My child refused to have a hair cut for a very long time. When he was two and a half he struggled and flailled so much in my arms at the hairdresser’s, that he managed to cut his finger in the scissors. We never went back. I took to watching YouTube videos on how to cut boys’ hair and this is how we do it now. At least he lets his mama cut it – with lots of help from the PJ Masks or TinTin!

3. Monkey Bandit and the Funny Toothbrush

 

monkey bandit and the funny toothbrush sensory disorder

Staying with the body, next we tackle brushing the teeth! Parents who do not know what sensory issues are may wonder why their child becomes a raging whale when a toothbrush comes close to their mouth… It is hard to understand, if you do not know what it is about.

One thing I do know though: humor makes everything go better. This one (by yours truly…) makes brushing teeth into a game: Monkey Bandit finds a toothbrush on the floor. Only he does not know that it is for brushing teeth… so he starts brushing his head, his ears, his tummy, his nose… and lots of other body parts. It will get lots of giggles – and the desire to immitate!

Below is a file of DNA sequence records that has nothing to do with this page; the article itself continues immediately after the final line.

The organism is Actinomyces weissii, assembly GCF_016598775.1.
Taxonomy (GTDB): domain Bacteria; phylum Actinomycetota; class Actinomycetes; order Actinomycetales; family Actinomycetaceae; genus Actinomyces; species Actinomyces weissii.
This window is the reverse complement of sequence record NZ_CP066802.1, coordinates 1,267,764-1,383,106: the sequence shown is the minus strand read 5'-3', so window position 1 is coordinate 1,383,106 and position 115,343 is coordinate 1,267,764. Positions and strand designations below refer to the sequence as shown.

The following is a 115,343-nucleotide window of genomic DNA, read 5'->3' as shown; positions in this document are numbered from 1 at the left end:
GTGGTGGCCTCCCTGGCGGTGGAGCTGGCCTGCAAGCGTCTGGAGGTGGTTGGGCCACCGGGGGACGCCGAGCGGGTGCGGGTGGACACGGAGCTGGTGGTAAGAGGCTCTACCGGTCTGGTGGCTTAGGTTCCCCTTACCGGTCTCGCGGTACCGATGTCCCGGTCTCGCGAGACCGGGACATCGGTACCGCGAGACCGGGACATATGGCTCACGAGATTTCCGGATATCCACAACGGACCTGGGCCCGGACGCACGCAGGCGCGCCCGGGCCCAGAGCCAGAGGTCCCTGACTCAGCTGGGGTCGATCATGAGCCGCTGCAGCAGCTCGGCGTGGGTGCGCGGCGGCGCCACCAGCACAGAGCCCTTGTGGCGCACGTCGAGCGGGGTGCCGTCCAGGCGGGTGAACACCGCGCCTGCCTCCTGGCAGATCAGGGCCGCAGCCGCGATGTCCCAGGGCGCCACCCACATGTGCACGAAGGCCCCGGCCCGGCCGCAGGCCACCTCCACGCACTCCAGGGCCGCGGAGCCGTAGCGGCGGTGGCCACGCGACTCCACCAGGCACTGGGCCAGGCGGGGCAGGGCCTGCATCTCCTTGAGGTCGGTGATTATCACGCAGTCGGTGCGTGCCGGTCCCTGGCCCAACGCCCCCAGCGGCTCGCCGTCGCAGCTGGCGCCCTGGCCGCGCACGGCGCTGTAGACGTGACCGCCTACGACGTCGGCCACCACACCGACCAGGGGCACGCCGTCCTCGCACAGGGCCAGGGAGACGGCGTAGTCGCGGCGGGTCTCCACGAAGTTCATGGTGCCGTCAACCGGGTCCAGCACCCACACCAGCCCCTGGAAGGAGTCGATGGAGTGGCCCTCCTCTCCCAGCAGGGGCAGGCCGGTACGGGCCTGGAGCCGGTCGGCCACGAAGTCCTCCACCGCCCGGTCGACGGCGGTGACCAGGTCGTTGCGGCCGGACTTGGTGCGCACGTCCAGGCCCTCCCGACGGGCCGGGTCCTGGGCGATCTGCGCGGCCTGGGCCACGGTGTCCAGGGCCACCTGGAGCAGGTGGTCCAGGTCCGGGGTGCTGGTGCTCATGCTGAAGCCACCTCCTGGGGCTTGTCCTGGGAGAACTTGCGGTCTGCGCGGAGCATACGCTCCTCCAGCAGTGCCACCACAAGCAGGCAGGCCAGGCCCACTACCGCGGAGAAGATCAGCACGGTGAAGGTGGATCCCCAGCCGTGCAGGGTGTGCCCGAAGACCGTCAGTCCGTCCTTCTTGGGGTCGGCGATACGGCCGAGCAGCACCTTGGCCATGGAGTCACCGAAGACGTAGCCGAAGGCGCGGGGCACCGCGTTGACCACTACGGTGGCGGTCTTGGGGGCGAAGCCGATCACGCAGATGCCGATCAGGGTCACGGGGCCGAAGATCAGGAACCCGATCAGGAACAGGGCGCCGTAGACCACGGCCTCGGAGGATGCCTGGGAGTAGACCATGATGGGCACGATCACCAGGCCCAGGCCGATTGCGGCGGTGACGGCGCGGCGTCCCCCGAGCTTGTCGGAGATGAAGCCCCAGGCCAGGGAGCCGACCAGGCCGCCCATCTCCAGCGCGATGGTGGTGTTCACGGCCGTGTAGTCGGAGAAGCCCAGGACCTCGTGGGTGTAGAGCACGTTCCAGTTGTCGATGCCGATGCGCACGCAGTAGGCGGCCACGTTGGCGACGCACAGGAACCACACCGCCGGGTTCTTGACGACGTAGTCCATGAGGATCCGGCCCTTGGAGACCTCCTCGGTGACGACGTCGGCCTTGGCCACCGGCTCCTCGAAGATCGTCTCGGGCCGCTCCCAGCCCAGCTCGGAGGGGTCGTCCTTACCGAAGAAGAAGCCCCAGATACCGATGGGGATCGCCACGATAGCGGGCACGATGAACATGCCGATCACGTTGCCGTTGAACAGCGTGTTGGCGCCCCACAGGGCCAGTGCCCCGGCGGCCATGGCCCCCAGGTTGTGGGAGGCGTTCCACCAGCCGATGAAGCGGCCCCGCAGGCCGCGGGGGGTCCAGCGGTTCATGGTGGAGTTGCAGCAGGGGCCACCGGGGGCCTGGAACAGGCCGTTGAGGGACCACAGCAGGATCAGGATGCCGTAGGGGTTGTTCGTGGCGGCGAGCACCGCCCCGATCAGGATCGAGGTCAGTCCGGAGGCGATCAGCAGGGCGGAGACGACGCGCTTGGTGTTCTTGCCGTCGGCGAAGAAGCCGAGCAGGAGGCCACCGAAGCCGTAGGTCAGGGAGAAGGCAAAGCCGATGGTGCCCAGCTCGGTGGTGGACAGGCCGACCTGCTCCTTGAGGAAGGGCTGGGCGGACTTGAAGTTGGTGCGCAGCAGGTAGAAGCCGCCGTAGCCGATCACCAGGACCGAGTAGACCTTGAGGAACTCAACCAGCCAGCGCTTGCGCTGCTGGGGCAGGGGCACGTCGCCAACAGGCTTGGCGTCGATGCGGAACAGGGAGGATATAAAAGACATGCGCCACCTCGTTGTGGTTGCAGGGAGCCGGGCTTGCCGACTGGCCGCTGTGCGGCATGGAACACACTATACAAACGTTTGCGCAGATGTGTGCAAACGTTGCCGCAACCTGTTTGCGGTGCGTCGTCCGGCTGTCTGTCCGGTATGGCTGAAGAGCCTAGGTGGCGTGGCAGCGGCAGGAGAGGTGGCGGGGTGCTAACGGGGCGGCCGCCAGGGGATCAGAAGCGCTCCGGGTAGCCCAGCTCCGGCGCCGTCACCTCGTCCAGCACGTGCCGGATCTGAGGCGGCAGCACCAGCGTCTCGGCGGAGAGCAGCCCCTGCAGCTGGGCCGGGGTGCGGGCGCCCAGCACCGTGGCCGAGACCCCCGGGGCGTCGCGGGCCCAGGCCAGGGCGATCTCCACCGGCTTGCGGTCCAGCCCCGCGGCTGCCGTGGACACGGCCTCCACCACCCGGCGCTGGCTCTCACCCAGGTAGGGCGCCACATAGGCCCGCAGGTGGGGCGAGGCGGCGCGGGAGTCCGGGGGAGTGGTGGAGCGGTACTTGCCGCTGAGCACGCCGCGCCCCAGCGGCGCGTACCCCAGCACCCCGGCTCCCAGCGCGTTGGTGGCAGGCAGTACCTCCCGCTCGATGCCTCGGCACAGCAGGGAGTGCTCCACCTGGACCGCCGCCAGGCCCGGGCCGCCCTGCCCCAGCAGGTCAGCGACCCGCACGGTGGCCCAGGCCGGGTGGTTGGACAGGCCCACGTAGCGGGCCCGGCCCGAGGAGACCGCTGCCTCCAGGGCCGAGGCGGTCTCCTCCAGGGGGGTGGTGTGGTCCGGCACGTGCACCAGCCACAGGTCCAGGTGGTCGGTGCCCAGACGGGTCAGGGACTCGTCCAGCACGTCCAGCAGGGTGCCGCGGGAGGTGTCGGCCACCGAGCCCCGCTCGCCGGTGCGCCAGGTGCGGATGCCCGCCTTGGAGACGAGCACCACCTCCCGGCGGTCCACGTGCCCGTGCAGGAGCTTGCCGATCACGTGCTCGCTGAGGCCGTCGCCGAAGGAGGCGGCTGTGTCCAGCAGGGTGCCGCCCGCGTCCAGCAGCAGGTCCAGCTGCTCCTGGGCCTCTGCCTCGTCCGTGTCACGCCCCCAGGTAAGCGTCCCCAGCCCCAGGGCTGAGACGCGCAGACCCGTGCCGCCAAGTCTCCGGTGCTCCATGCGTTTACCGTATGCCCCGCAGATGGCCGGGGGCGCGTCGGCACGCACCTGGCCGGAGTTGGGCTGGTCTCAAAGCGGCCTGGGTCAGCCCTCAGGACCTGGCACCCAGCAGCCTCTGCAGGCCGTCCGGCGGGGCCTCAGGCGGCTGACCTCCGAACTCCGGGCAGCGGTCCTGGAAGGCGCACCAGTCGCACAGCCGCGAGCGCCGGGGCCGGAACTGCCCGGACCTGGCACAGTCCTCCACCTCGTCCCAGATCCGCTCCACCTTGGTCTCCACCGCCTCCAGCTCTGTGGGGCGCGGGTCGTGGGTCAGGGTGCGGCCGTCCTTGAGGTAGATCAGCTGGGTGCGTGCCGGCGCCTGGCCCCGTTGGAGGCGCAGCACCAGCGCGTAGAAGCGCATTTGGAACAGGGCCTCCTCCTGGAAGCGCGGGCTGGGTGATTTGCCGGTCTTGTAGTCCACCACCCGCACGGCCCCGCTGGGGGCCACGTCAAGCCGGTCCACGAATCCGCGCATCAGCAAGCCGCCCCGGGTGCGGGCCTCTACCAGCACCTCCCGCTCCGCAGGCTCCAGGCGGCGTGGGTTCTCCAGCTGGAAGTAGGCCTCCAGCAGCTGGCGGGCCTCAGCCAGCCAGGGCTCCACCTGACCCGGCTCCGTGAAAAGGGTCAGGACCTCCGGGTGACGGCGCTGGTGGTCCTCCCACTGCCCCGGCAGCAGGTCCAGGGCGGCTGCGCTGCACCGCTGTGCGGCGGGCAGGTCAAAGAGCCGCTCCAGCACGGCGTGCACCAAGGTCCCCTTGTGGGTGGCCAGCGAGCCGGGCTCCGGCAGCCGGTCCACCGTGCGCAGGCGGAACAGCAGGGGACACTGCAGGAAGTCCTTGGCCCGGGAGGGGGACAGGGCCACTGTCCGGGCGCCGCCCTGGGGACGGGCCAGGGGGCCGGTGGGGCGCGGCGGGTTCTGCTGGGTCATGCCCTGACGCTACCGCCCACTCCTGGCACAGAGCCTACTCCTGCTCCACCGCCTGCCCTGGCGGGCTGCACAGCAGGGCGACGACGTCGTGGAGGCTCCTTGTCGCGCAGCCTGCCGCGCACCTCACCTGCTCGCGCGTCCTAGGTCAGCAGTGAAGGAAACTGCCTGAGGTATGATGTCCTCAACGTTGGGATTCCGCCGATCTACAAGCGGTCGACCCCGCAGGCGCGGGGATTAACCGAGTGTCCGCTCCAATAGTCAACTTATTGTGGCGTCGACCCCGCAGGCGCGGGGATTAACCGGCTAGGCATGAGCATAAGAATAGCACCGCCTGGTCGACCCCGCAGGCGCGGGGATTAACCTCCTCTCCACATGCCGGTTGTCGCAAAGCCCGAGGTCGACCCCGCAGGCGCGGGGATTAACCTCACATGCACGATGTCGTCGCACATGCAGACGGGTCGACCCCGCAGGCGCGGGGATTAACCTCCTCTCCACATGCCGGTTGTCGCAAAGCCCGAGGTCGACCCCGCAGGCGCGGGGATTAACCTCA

If I may suggest… “sacrifice” a tootbrush and let your child go at it with brushing body parts. You get an exercise in body awareness AND, for kids with sensory issues, a tactile exercise!

4. Little Monkey Calms Down

little monkey calms down sensory disorder picture book

Having a sensory disorder is not an easy thing for a little child. The world may be too loud, too fast, too rough, too bright… nerves frazzled, a small kid has to learn to navigate it nonetheless. But when it gets really, really hard, then we can have meltdowns.